Wherever there are humans organizing themselves according to needs, desires, interests and resources, there is politics. I take this as a given. We all should. The question isn’t whether to permit politics to “interfere” with the business of human affairs. The question is whether to recognize and accept that politics is always already there.
Our political culture prefers pretending, though.
Most of us strive mightily to “keep politics out of it.” On any given issue, from any given politician, at some point they will make concerted appeals to this make-believe ideal of a politics-less world where political debate unfolds coolly, dispassionately, logically and according to highly contingent notions of what counts as reasonable.
I think we cling tightly to this ideal, because politics has a bad reputation. If something gets “political,” it gets messy, confusing and unsolvable. (Think migrants coming to the southern border in historic numbers.) But politics – precisely democratic politics – is not bad. To the contrary, it’s how normal people achieve anything. Where would normal people be without a way to shake the unshakable?
I would argue that the beneficiaries of status-quo power want us to believe that politics is bad. They understand very well that politics is how normal people advance themselves in the face of status-quo elites who work hard to prevent normal people from advancing. They understand that politics is how the status quo became the status quo. They understand that politics is always already there.
We’d all be better off dropping this phony ideal.
We’d all be better off seeing with clear eyes.
Some might say that I’m being cynical – that I believe that everything is as good or bad as everything else and that nothing matters except winners and losers in a war of all against all. I’m suggesting no such thing. Indeed, such accusations are rooted in status-quo anxiety over normal people figuring out that politics is how change happens.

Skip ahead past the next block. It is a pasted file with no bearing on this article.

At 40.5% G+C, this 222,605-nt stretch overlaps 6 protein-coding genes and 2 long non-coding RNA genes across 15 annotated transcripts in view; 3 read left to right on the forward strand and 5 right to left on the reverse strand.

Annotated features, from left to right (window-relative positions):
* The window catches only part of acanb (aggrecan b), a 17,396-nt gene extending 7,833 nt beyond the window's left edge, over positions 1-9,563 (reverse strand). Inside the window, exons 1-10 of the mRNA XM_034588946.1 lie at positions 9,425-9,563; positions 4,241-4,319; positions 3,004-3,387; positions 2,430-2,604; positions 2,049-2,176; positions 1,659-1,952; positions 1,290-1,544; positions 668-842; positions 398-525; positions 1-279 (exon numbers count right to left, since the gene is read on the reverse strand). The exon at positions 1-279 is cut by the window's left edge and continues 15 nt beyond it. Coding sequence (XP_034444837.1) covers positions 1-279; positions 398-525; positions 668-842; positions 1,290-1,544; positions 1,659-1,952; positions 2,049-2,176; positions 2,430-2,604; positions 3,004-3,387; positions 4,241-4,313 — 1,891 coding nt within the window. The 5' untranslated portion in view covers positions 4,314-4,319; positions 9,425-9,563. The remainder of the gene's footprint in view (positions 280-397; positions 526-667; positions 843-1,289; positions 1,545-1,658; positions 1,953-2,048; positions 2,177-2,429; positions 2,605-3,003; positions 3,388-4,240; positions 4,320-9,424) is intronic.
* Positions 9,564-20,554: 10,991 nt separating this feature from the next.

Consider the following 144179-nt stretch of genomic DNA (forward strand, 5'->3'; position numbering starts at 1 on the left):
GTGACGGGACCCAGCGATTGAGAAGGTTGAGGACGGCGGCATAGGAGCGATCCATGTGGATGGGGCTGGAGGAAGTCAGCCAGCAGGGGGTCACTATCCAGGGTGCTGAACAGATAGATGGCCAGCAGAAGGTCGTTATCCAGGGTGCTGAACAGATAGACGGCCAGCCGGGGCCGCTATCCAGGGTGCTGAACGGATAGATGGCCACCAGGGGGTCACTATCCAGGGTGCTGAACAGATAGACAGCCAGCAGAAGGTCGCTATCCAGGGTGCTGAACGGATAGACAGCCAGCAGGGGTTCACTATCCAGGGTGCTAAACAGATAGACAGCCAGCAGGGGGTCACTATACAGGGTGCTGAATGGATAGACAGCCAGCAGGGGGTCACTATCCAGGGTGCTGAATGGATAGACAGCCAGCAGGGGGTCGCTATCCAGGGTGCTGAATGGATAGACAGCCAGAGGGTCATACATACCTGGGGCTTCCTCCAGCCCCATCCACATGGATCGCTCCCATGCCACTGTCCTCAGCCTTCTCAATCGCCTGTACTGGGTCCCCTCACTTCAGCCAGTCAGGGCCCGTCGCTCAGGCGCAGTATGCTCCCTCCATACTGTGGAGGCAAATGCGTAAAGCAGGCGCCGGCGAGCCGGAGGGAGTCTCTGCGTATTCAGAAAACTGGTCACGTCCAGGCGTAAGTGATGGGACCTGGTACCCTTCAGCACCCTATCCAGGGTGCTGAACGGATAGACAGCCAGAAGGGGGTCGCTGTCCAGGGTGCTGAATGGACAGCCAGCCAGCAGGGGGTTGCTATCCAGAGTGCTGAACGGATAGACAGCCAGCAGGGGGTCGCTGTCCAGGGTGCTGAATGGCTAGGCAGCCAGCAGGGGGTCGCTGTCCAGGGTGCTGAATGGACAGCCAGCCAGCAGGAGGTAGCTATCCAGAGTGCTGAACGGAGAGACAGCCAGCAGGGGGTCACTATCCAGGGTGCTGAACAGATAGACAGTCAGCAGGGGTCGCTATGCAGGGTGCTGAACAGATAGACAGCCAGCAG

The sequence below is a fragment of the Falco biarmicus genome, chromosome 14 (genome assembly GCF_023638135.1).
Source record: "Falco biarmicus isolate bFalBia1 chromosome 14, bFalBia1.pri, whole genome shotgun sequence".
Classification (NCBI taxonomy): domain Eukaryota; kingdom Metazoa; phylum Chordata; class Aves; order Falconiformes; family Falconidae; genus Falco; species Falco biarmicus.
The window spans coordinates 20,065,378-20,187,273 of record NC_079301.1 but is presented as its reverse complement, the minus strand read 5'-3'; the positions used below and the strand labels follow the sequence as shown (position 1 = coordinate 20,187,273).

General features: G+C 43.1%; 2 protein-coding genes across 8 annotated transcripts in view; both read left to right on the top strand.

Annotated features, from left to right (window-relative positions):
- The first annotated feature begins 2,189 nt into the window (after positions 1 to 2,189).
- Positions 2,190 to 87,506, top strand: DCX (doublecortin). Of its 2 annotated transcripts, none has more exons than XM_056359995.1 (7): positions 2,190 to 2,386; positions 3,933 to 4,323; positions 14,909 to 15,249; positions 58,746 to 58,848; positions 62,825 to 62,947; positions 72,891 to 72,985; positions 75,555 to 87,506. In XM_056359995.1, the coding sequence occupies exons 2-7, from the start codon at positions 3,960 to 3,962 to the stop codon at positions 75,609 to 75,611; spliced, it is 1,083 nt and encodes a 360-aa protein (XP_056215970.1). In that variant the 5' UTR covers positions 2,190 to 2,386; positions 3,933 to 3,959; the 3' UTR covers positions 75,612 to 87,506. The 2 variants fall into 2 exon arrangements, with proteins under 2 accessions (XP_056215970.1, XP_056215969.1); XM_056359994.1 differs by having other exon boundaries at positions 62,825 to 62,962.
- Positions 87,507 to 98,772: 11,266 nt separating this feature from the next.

When we drop this phony ideal of a politics-less world, a different and more edifying question comes to light. If we can’t live in a world without politics, what kind of politics is acceptable? In terms of organizing ourselves into a civilized society, what is politics for?
It could be war by other means, as the Nazi philosopher Carl Schmitt asked us to believe. If we accept that definition as valid, then we accept the perspective of status-quo elites who are already engaged in a continuous war by other means against normal people.
In this sense, there is only one truly political party in the US. While the Republicans bring a gun to a gunfight – literally, in the case of the GOP’s armed paramilitaries – the Democrats bring reasonableness. This “asymmetry” has been the butt of jokes and the bane of liberals for decades, but especially since the election of a criminal president.
What if that’s wrong, though? If we accept the perspective of the parties being asymmetrical – that while one party brings a weapon, the other party brings an argument – then we accept the perspective of status-quo elites on what politics is for: war by other means.
Do we – do we liberals – want to accept that? If we do, we accept, though perhaps without knowing it, the claim that democracy is unsustainable, which brings us back to accepting the view of status-quo elites who are already engaged in war by other means.